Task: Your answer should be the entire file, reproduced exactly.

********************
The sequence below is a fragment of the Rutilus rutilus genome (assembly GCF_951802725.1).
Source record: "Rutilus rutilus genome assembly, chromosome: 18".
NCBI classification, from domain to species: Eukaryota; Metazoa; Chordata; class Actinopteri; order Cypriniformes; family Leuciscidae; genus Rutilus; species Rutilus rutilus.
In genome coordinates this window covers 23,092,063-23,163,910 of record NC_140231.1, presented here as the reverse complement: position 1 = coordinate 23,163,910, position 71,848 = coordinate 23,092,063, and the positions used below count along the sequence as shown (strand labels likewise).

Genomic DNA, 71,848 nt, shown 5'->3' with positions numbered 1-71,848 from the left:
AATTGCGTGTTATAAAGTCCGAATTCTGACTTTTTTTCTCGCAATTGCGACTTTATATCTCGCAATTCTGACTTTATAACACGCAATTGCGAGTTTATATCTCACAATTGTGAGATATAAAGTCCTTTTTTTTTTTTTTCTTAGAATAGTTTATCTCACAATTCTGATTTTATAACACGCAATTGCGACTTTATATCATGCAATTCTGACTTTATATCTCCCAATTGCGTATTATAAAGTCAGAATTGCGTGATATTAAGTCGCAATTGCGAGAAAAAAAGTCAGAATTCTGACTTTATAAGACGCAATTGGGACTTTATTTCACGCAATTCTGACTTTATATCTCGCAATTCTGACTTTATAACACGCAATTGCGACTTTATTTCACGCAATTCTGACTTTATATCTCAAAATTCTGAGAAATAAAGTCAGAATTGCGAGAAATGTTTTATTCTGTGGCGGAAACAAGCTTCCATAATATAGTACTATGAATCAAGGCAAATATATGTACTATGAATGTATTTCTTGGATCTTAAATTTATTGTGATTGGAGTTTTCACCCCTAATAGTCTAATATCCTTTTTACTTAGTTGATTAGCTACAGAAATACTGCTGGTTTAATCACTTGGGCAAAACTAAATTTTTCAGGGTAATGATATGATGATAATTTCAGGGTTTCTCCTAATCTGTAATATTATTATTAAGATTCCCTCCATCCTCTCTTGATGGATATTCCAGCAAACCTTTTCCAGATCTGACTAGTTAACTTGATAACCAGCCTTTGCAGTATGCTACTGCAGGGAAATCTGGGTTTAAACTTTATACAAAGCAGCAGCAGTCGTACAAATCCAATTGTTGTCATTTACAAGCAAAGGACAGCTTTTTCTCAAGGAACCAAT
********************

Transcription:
The sequence below is a fragment of the Rutilus rutilus genome (assembly GCF_951802725.1).
Source record: "Rutilus rutilus genome assembly, chromosome: 18".
NCBI classification, from domain to species: Eukaryota; Metazoa; Chordata; class Actinopteri; order Cypriniformes; family Leuciscidae; genus Rutilus; species Rutilus rutilus.
In genome coordinates this window covers 23,092,063-23,163,910 of record NC_140231.1, presented here as the reverse complement: position 1 = coordinate 23,163,910, position 71,848 = coordinate 23,092,063, and the positions used below count along the sequence as shown (strand labels likewise).

Genomic DNA, 71,848 nt, shown 5'->3' with positions numbered 1-71,848 from the left:
AATTGCGTGTTATAAAGTCCGAATTCTGACTTTTTTTCTCGCAATTGCGACTTTATATCTCGCAATTCTGACTTTATAACACGCAATTGCGAGTTTATATCTCACAATTGTGAGATATAAAGTCCTTTTTTTTTTTTTTCTTAGAATAGTTTATCTCACAATTCTGATTTTATAACACGCAATTGCGACTTTATATCATGCAATTCTGACTTTATATCTCCCAATTGCGTATTATAAAGTCAGAATTGCGTGATATTAAGTCGCAATTGCGAGAAAAAAAGTCAGAATTCTGACTTTATAAGACGCAATTGGGACTTTATTTCACGCAATTCTGACTTTATATCTCGCAATTCTGACTTTATAACACGCAATTGCGACTTTATTTCACGCAATTCTGACTTTATATCTCAAAATTCTGAGAAATAAAGTCAGAATTGCGAGAAATGTTTTATTCTGTGGCGGAAACAAGCTTCCATAATATAGTACTATGAATCAAGGCAAATATATGTACTATGAATGTATTTCTTGGATCTTAAATTTATTGTGATTGGAGTTTTCACCCCTAATAGTCTAATATCCTTTTTACTTAGTTGATTAGCTACAGAAATACTGCTGGTTTAATCACTTGGGCAAAACTAAATTTTTCAGGGTAATGATATGATGATAATTTCAGGGTTTCTCCTAATCTGTAATATTATTATTAAGATTCCCTCCATCCTCTCTTGATGGATATTCCAGCAAACCTTTTCCAGATCTGACTAGTTAACTTGATAACCAGCCTTTGCAGTATGCTACTGCAGGGAAATCTGGGTTTAAACTTTATACAAAGCAGCAGCAGTCGTACAAATCCAATTGTTGTCATTTACAAGCAAAGGACAGCTTTTTCTCAAGGAACCAAT